censorship orders, such a system is also more vulnerable to government data
retention and disclosure mandates. And again, the issue is not Google's
commitment to privacy. It is a question of the vulnerability of its technology
to abusive government surveillance.
Perhaps it is also pertinent to consider the recent history of libraries and
The Department of Justice's (DOJ) Federal
Bureau of Investigation (FBI) has employed National Security Letter (NSL)
18 U.S.C. § 2709 to obtain "transactional records" of libraries. NSLs do not
require a court order, and recipients are subjected to a gag order.
See for example,
titled "Suit Challenges Constitutionality of National Security Letters" in
TLJ Daily E-Mail
Alert No. 1,202, August 25, 2005, and
titled "2nd Circuit Stays District Court Injunction in National Security Letter
Case" in TLJ Daily
E-Mail Alert No. 1,218, September 21, 2005.
The American Library Association (ALA)
stated in a
release that this case demonstrates that "the FBI is indeed using
provisions of the USA PATRIOT Act to obtain library patron reading
And perhaps it is pertinent that the DOJ's
Office of the Inspector General (OIG)
has issued two reports finding that the FBI has abused it NSL authority. See,
pages in PDF] released on March 13, 2008, titled "A Review of the FBI’s Use of
National Security Letters: Assessment of Corrective Actions and Examination of
NSL Usage in 2006", and
titled "DOJ Inspector General Releases Second Report on FBI Misuse of National
Security Letters" in
TLJ Daily E-Mail
Alert No. 1,730, March 30, 2008. See also,
report [30 MB in
PDF] released on March 9, 2007, titled "A Review of the Federal Bureau of
Investigation's Use of National Security Letters", and
report [10 MB in
PDF] titled "A Review of the Federal Bureau of Investigation’s Use of Section
215 Order for Business Records", and story titled "DOJ IG Releases Reports on
Use of NSLs and Section 215 Authority" in
TLJ Daily E-Mail
Alert No. 1,551, March 13, 2007.
There is also the matter of § 215 of the 2001 USA PATRIOT Act, which rewrote
§ 501 of the Foreign Intelligence Surveillance Act (FISA), which is codified in
Title 50 as § 1861. It pertains to "Access to Certain Business Records for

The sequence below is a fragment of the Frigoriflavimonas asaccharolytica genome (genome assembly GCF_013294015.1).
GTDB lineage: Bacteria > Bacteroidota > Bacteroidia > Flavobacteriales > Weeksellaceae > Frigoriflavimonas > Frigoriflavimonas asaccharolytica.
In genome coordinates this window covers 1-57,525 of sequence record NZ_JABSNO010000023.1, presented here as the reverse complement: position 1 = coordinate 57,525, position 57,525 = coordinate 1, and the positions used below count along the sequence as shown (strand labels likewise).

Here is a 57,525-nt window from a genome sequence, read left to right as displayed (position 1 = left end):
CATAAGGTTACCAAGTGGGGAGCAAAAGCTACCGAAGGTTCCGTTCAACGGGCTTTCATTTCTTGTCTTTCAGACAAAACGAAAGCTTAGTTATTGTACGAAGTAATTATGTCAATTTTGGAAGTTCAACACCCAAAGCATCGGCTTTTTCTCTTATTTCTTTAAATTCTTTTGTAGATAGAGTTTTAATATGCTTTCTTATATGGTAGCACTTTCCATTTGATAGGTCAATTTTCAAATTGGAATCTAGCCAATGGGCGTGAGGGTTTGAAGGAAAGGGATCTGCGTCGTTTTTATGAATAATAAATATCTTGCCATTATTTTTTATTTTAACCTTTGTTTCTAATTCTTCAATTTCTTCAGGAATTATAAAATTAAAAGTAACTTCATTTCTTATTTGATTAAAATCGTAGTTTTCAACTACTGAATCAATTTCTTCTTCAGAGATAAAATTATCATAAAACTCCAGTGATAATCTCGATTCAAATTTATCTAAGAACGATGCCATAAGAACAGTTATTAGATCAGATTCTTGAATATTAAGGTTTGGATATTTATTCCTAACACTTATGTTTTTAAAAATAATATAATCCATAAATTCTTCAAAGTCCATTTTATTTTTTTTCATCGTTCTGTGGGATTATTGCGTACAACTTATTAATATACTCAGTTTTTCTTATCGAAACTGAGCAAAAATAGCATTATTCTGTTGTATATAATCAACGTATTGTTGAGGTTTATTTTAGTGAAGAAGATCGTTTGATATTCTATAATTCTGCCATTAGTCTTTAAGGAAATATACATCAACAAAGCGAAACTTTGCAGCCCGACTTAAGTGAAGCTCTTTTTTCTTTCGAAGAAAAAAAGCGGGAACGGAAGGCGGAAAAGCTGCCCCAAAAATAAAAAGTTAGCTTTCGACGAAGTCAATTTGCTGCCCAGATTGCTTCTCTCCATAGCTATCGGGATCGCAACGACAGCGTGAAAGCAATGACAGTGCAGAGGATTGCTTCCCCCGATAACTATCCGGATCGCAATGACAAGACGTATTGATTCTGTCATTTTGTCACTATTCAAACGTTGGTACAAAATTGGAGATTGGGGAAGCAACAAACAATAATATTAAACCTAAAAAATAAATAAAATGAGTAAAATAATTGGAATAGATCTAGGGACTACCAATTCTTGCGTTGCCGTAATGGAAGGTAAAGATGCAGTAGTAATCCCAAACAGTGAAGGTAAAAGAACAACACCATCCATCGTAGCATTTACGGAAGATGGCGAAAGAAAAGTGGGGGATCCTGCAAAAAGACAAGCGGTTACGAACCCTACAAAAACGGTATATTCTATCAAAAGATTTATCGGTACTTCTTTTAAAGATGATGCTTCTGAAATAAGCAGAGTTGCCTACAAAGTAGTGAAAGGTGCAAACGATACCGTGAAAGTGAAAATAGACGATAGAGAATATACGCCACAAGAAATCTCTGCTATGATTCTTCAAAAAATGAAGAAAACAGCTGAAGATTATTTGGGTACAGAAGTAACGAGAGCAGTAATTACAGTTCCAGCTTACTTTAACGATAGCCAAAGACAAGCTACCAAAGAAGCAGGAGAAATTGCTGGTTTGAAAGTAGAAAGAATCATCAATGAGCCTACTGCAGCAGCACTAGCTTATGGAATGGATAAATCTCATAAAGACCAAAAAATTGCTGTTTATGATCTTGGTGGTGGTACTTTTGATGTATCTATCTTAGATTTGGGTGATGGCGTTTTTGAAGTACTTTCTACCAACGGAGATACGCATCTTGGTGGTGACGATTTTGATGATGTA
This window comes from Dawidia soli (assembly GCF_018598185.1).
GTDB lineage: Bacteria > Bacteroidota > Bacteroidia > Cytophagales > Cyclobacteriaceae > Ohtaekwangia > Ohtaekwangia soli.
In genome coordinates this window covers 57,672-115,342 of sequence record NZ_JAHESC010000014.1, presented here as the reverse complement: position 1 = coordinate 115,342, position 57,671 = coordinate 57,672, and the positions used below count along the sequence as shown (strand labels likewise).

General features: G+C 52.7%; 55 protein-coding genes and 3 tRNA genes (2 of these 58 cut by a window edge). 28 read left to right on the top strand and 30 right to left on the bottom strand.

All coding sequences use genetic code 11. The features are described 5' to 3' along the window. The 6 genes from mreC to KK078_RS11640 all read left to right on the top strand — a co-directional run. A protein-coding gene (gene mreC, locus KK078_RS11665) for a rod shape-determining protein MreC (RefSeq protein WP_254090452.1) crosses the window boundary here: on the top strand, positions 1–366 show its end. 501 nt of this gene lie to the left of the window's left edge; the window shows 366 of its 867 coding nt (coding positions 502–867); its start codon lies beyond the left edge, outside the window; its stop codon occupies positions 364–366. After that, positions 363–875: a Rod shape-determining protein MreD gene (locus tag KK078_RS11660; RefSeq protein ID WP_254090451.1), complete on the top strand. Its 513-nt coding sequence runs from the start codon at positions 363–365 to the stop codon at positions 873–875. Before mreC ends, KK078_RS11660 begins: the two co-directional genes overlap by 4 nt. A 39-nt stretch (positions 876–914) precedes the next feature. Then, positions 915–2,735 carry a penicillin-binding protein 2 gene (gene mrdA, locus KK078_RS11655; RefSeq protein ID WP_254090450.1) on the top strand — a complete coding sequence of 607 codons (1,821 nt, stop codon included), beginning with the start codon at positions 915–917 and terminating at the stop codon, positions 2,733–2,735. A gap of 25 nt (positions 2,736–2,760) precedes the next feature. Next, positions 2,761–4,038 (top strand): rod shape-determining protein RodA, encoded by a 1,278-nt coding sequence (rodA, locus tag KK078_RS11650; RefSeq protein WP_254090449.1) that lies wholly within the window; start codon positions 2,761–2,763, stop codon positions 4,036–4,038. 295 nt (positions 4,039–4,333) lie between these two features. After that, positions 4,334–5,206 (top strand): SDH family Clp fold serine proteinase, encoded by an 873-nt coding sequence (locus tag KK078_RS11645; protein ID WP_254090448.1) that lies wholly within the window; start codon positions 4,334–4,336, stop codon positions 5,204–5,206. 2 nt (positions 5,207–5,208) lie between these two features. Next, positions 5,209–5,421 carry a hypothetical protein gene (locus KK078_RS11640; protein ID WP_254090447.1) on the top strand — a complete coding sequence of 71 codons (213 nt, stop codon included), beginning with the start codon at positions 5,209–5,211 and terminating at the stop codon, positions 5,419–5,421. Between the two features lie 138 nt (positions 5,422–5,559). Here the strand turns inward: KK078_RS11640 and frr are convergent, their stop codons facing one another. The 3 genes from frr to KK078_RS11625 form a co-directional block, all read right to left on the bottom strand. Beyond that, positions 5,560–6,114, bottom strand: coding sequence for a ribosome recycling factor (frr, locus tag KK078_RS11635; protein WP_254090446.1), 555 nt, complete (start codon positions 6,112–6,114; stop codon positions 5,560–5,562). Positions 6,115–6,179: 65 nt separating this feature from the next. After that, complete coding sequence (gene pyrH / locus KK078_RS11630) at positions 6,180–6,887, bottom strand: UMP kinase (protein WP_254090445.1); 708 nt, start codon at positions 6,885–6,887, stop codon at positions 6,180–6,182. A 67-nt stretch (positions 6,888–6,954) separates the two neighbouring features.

Foreign Intelligence and International Terrorism Investigations". While the
statute does not expressly include library records, it is not disputed that
library records could be obtained. The ALA has also been a vociferous opponent
of § 215.
Finally, it may be relevant that Google is increasingly becoming involved in,
and vulnerable to, various government regulatory regimes. These make it more
susceptible to government pressures. First, for example, the DOJ, which presides
over much of the federal government's surveillance activities, also reviews
the antitrust implications of Google's various activities. Second, Google is
becoming increasingly dependent upon federal spectrum related policies. The
Federal Communications Commission (FCC), which has authority with respect to
spectrum, is dependent upon the DOJ in many ways. For example, only the DOJ can
seek Supreme Court review of Circuit Court decisions adverse to the FCC. The DOJ
has leveraged this and other authority to influence surveillance related
proceedings at the FCC, as for example, in its taking the Brand X case to
the Supreme Court.
Google's current managers have expressed their commitments to user privacy.
However, they also have duties to maximize shareholder value. The DOJ and
FCC both have the ability to decrease that shareholder value. One might consider the
analogy of telecommunications carriers. They have long been subjected to
burdensome federal and state regulatory regimes. As a consequence, they have not
proven to be effective advocates of the privacy of their customers and users
against government intrusions.